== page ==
I directed communications during the largest single-build implementation of an Epic Electronic Health Record (EHR) system. We transformed 27 hospitals ranging from small rural facilities to 700-plus-bed medical centers, along with hundreds of clinics, across five states. It was a major upheaval that impacted 70,000 employees/physicians, and we knew it would be challenging – but […]Read more "When the change initiative changes"
Take a look at the mission and vision statements of healthcare systems. One once stood out among them, and I spent a few years as an internal communicator buoyed by the power of it.Read more "Healthcare System Mission and Vision Statements Sound a Lot Alike. One was Once Different."
I’ve had the privilege of directing external and internal communications “in the trenches” during a number of major industry revolutions over the last several decades. From a communicator’s standpoint, what do they all have in common? The need to win over the hearts and minds of those people whose daily work is most impacted by the […]Read more "Workin’ the changes, enjoying the ride"
Beginning with a shocking statement may be the best way to get a reader’s attention, but there’s yet another story ingredient that helps ensure high readership of an announcement or article. The statement above is called a “nut graph,” and it’s the nut graph for this blog post about nut graphs. Given all the competition […]Read more "Crack open a good nut graph"
Research shows that if most readers look at a page with 8 or 9 dense paragraphs of type, their willingness to read it at all goes down significantly, compared to a communication of 5 paragraphs. This is especially true when major change is swirling around your organization and people are time-stressed. If you let your CEO […]Read more "Length Matters"
This is the second installment of my mini-series on what I’ve learned from directing internal communications during integration of hospitals and medical group organizations. My previous post focused on strategy – this one tackles tactical components. As integration of employees begins, I create an initial communication with “What’s changing, what’s not.” We ask managers to deliver it and discuss it with […]Read more "Communication tactics during integration of hospitals and medical groups: Lessons Learned, part II"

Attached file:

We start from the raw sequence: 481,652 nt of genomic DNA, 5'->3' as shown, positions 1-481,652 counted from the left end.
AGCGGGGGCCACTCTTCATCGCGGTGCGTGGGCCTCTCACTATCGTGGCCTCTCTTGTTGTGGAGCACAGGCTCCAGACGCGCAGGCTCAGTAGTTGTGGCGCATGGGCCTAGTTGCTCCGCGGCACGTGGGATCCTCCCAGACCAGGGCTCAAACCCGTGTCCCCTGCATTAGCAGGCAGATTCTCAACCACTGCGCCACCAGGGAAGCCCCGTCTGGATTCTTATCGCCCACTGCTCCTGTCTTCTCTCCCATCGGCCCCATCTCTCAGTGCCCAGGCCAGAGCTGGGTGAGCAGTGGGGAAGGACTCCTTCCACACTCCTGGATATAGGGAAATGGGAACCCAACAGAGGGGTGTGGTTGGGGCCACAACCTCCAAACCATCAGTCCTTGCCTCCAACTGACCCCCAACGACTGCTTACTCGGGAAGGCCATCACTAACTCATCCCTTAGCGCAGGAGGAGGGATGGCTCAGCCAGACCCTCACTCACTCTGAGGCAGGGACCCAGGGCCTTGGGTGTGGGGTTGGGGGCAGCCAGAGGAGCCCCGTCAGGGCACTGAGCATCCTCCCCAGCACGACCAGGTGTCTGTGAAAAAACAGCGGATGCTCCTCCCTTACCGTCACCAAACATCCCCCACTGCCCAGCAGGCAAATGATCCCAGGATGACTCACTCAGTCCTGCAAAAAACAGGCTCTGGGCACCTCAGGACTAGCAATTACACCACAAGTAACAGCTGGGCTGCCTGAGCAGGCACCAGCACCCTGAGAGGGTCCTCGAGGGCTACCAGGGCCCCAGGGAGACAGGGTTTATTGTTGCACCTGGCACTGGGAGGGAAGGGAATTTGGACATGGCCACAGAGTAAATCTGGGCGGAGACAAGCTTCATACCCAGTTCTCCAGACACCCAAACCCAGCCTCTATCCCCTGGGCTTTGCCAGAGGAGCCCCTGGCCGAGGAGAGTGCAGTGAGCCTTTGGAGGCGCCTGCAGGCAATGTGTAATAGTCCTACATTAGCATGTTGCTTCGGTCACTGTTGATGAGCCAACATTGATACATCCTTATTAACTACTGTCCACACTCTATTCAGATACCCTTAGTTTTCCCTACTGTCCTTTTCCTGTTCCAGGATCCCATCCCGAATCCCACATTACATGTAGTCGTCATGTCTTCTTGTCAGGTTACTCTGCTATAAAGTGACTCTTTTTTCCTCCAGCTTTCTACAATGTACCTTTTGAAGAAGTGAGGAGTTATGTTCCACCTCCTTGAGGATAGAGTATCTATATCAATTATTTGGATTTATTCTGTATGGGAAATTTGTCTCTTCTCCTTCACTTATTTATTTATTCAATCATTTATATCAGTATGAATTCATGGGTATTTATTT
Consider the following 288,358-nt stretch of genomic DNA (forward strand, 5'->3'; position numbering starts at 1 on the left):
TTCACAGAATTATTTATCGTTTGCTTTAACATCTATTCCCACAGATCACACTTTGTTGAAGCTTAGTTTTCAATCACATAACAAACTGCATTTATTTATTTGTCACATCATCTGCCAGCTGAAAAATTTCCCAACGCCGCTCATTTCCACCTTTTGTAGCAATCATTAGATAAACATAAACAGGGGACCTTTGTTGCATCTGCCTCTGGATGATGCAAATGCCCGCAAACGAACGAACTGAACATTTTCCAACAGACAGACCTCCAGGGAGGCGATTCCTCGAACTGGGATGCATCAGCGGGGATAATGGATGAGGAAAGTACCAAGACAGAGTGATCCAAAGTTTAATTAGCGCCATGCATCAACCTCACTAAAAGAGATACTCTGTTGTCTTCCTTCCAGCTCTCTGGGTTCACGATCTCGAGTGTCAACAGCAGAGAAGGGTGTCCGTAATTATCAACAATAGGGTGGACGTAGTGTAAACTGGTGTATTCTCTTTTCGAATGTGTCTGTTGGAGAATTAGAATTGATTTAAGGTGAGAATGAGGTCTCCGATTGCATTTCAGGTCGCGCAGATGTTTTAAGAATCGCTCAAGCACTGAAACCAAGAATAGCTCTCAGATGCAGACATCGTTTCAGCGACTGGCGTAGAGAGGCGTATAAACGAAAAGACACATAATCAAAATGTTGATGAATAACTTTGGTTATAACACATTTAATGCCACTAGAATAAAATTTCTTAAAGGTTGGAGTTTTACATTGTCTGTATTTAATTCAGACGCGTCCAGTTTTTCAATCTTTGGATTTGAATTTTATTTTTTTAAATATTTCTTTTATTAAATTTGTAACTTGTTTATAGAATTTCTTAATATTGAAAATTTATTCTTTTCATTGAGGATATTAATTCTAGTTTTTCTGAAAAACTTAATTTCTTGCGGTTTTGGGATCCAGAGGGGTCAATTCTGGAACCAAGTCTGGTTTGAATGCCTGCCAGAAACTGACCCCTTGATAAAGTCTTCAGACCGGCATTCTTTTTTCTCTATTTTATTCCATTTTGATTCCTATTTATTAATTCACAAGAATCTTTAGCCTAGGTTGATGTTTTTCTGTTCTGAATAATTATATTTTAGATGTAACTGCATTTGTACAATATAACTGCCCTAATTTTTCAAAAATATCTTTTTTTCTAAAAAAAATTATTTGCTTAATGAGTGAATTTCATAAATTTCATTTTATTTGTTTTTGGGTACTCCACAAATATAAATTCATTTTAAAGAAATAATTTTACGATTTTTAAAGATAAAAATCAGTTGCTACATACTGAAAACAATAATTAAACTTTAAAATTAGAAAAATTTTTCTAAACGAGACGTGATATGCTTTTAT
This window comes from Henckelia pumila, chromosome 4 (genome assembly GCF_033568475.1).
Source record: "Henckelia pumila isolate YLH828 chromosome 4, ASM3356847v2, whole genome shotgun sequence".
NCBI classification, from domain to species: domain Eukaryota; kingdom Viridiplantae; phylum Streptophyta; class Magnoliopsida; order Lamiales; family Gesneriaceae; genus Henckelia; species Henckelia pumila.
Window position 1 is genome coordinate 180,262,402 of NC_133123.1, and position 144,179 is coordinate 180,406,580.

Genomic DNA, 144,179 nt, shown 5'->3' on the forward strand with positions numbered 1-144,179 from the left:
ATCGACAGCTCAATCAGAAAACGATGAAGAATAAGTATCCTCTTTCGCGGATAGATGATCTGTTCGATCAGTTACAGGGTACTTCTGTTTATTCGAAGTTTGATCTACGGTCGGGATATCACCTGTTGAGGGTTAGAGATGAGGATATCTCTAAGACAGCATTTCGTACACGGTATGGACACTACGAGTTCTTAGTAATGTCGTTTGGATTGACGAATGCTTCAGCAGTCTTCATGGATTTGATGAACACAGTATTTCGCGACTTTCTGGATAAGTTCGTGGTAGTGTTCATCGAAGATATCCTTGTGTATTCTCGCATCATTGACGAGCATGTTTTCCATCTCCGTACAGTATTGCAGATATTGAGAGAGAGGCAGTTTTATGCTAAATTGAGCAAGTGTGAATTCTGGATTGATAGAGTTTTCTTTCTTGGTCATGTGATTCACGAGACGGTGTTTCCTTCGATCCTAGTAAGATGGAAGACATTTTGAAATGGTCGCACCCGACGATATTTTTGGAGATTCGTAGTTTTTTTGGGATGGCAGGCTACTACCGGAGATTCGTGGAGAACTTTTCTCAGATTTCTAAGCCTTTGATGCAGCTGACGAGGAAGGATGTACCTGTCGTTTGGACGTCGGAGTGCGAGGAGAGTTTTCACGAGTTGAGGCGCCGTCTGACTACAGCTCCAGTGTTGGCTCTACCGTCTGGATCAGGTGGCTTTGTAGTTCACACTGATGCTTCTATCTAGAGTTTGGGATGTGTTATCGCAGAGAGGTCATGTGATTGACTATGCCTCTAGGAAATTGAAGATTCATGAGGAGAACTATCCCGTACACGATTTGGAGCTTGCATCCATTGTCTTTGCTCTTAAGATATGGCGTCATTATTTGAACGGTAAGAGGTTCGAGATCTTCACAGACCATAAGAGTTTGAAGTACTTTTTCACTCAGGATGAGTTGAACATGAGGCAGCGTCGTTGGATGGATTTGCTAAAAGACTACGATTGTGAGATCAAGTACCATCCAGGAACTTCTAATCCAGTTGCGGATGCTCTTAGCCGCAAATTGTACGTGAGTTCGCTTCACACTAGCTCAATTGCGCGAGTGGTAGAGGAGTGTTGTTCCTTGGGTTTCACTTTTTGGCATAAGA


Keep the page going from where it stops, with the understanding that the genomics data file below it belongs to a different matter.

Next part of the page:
Here’s what I’ve learned from directing internal communications to manager and all-employee levels during integration of their hospital or medical group organization into our large health care system. I’ve done two of each. Develop an over-arching communication plan incorporating all HR, IT and other work streams to ensure consistent messaging to impacted populations (theme, tone, […]Read more "Communications during integration of hospitals and medical groups: Lessons Learned"
The list of Top 10 types of resistance in the post below is missing one big, fat factor that can squash the whole change-management equation. The Load.Read more "Look at the Load"
Two lists here. First, the top five for implementation of major technology change in a healthcare setting, for physicians and other clinicians. Fear of the unknown Dislike time commitment to get training, practice, become proficient Fear of looking incompetent amidst peers Concern about disruption to operations (patient care) Resistance to standardization (workflows, clinical content, order […]Read more "My Top 10 List: Resistance to Organizational or Process Change"
I recently did a presentation for CAPG (accountable care physicians advocacy group here in California) on the do’s and don’ts of communications strategy that supports change management. I began by defining the parameters. Organizational change communication is not: an increased quantity and frequency of memo announcements from executive leadership, with reminders and cheer-leading messages […]Read more "What Organizational Change Communication Is and Isn’t"